The Modi government has set itself a target of making India a $5 trillion economy by 2024, from the current $2.8 trillion, although economists say the target is ambitious considering the sharp slowdown.

The survey suggested that the government should integrate “assemble in India for the world” into its flagship “Make in India” initiative, which has thus far seen little traction. It said that India has an opportunity to chart a labour-intensive export trajectory like China. The survey estimates India’s share in the export market going up to 3.5% by 2025 and to 6% by 2030.

The survey said that, in the first eight months of 2019-20, India recorded net foreign direct investment (FDI) inflows of $22.4 billion. This is “much higher” than the corresponding period the previous year, it said.


Higher FDI inflows helped boost India’s foreign exchange reserves to $433.7 billion by September 2019 from $412.9 billion at the end of March 2019. As of January 20, 2020, the forex reserves were at $461.2 billion.

Moreover, the country’s current account deficit in the first half of 2019-20 narrowed to 1.5% from 2.1% in 2018-19.

Yet, not all was well with India’s trade numbers as the merchandise exports-to-GDP ratio declined to 11.3% “due to weakened global demand and heightened trade tensions,” the survey said. This decline, however, was partially nullified by a decline in the merchandise imports-to-GDP ratio, which went down owing to lower crude oil prices.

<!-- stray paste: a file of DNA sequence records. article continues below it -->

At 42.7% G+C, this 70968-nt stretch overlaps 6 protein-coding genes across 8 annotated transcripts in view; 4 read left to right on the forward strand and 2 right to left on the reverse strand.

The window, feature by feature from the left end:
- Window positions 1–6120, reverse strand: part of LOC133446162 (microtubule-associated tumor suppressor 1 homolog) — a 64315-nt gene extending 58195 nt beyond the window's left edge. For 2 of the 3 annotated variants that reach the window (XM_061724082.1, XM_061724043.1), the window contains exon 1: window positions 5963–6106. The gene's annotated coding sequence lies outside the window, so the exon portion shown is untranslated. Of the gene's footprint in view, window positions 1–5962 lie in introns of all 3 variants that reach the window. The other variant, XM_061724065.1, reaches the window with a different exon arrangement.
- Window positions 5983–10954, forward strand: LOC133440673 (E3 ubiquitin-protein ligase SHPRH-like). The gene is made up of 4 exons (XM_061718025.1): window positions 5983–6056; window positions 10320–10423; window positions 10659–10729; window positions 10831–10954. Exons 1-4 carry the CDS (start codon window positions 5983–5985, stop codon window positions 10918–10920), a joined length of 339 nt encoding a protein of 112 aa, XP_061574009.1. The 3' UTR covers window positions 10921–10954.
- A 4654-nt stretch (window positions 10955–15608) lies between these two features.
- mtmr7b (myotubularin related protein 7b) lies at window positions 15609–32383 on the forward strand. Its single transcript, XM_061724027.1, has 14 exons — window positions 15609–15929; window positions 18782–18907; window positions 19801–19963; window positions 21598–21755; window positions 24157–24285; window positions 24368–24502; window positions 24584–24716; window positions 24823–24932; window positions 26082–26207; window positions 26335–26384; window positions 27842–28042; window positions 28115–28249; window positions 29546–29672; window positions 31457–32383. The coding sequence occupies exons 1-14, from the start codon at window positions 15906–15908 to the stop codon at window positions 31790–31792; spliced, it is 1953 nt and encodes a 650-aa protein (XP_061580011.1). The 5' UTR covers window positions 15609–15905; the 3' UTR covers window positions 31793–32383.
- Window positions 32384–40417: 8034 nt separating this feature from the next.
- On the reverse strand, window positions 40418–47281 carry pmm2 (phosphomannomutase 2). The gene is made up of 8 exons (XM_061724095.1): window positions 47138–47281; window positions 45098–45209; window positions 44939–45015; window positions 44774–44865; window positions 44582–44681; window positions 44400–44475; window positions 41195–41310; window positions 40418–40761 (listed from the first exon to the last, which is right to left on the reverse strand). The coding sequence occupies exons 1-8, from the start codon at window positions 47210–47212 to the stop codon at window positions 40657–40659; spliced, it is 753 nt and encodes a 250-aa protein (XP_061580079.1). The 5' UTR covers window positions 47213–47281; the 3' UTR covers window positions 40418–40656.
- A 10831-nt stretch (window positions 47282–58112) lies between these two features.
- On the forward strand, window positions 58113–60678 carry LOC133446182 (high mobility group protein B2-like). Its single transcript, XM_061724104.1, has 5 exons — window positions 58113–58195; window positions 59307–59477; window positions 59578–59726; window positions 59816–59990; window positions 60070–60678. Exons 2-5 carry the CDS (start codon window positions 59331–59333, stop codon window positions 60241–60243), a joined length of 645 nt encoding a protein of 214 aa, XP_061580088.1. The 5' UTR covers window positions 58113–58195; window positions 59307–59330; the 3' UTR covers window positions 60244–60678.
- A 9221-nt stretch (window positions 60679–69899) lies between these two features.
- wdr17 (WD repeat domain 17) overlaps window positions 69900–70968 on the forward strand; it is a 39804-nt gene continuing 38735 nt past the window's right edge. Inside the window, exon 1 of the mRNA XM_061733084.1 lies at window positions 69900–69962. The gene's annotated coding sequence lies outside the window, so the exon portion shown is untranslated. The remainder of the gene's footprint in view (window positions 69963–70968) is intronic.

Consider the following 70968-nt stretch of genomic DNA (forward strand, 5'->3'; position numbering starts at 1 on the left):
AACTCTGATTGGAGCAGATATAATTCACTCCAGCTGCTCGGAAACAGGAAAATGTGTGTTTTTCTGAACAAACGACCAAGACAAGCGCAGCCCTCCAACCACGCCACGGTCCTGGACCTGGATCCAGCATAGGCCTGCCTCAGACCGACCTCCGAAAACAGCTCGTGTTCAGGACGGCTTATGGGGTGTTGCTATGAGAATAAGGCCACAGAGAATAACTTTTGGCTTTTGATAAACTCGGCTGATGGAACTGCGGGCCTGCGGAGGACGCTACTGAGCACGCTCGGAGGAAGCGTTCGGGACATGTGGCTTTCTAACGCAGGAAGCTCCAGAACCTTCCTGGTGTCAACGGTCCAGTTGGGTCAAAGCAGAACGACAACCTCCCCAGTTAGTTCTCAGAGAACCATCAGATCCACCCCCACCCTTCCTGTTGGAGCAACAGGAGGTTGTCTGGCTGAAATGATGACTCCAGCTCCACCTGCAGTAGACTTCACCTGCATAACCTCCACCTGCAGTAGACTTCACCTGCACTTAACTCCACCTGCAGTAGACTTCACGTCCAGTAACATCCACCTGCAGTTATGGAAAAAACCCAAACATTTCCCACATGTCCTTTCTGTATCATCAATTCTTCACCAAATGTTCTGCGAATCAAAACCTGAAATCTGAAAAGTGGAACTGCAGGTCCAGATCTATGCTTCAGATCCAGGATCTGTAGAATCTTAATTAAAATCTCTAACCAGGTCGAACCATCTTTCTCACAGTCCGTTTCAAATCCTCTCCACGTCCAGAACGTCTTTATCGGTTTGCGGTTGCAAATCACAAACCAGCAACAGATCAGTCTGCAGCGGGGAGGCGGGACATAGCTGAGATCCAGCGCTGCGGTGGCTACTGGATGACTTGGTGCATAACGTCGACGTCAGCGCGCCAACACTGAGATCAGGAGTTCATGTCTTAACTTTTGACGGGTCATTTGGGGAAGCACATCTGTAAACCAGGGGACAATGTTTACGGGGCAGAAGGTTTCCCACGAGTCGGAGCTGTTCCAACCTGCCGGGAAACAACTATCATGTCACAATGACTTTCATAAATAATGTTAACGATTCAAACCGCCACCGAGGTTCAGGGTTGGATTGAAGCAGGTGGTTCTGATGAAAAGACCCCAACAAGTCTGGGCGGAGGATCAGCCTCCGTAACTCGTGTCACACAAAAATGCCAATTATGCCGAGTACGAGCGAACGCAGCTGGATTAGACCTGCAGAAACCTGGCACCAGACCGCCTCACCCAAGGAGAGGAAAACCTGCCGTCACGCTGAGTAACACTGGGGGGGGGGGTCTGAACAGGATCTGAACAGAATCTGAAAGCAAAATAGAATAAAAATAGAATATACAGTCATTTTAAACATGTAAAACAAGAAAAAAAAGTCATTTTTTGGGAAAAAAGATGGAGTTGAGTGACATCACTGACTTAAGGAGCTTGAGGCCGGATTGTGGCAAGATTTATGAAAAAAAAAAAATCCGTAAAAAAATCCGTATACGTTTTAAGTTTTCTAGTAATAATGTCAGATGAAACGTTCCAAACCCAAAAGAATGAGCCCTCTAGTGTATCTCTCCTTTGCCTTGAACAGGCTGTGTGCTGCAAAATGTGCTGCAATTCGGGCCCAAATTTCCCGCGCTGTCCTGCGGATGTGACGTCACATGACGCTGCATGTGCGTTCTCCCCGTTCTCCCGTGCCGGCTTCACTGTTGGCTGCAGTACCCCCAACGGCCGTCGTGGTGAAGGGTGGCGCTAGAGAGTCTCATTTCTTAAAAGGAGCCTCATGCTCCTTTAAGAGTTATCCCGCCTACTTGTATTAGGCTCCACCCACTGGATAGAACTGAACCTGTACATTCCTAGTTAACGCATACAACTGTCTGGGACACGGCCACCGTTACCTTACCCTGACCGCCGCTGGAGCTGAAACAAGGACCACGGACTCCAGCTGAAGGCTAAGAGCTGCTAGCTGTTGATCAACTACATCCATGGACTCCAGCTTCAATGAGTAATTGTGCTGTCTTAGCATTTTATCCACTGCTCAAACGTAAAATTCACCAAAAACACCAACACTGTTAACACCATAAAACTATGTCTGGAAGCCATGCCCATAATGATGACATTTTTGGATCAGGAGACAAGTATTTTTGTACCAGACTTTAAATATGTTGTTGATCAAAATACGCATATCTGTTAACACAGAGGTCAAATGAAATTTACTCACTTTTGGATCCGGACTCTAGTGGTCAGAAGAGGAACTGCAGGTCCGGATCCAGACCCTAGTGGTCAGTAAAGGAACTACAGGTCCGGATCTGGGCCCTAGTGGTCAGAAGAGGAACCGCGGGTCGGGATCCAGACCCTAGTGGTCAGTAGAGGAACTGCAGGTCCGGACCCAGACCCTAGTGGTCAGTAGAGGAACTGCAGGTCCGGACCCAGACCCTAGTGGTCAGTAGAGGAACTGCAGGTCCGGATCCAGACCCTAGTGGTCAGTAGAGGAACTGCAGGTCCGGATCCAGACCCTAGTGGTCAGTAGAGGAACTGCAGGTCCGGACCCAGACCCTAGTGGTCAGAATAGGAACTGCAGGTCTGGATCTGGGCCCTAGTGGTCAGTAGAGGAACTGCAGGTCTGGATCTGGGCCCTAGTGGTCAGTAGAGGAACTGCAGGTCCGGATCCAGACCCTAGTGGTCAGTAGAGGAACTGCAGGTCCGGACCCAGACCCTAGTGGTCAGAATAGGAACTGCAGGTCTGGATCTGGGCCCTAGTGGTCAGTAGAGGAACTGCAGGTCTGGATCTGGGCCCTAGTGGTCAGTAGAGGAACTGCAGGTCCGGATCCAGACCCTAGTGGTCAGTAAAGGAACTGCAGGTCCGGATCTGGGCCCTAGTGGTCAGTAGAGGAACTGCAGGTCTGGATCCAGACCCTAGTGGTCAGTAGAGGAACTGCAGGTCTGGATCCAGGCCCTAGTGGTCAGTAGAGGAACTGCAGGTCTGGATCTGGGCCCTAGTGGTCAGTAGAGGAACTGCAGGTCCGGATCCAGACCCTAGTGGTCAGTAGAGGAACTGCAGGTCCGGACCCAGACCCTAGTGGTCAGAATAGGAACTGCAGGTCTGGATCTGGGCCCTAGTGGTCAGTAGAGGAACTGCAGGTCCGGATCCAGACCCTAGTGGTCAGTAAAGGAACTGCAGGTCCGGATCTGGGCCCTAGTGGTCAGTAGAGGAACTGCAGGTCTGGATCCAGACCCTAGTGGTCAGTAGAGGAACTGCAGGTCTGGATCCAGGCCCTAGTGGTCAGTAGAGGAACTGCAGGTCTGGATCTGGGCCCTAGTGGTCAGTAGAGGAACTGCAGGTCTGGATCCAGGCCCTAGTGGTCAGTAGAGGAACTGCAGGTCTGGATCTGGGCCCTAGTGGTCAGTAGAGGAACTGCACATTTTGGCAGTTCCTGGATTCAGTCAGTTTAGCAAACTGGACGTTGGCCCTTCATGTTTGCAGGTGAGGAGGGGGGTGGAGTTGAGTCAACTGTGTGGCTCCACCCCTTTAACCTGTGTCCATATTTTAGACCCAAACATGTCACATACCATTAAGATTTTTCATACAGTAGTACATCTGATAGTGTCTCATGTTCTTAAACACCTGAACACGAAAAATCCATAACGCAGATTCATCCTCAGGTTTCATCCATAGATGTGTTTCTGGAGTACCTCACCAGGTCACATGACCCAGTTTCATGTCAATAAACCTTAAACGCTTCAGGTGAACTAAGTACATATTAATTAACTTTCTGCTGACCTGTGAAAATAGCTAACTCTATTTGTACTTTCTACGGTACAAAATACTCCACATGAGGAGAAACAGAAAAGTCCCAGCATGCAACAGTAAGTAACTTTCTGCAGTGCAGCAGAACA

The survey also said that the government needs to make an “objective assessment” of the performance of state-owned banks, most of which were first nationalised 50 years ago.

Acknowledging the fact that India’s banking sector had not grown in tandem with economic expansion, with just one local bank in the global top 100, the survey said that state-run lenders are inefficient when compared to their private peers “on every performance parameter”. It noted that state-run banks clocked a loss of 23 paisa for every rupee invested in 2019 while their private peers returned 9.6 paisa in profit. 

In order to make government banks more efficient, the survey suggested devolving more powers to their staff by offering them employee stock ownership plans, and giving them a board representation proportionate to the equity held by them to “incentivise” them and “align their interests with all shareholders”.

But it is not just government banks whose tardy performance has been in the chief economic adviser’s crosshairs. The survey also came down heavily on the shadow banking sector, which it said had performed below par in the five years between 2014 and 2019.

The survey devised a normalised “health score” by quantifying the rollover risk—or debt refinancing risk—assessed for a sample of housing finance companies and retail shadow banks. It said that the score for mortgage lenders declined after 2014 and their health worsened by the end of 2018-19.

The score of retail shadow banks, too, was consistently below par during the period. The survey said that these poor metrics raise future liquidity concerns for non-banking finance companies, which have emerged as an alternative to banks laden with enormous amounts of bad debt.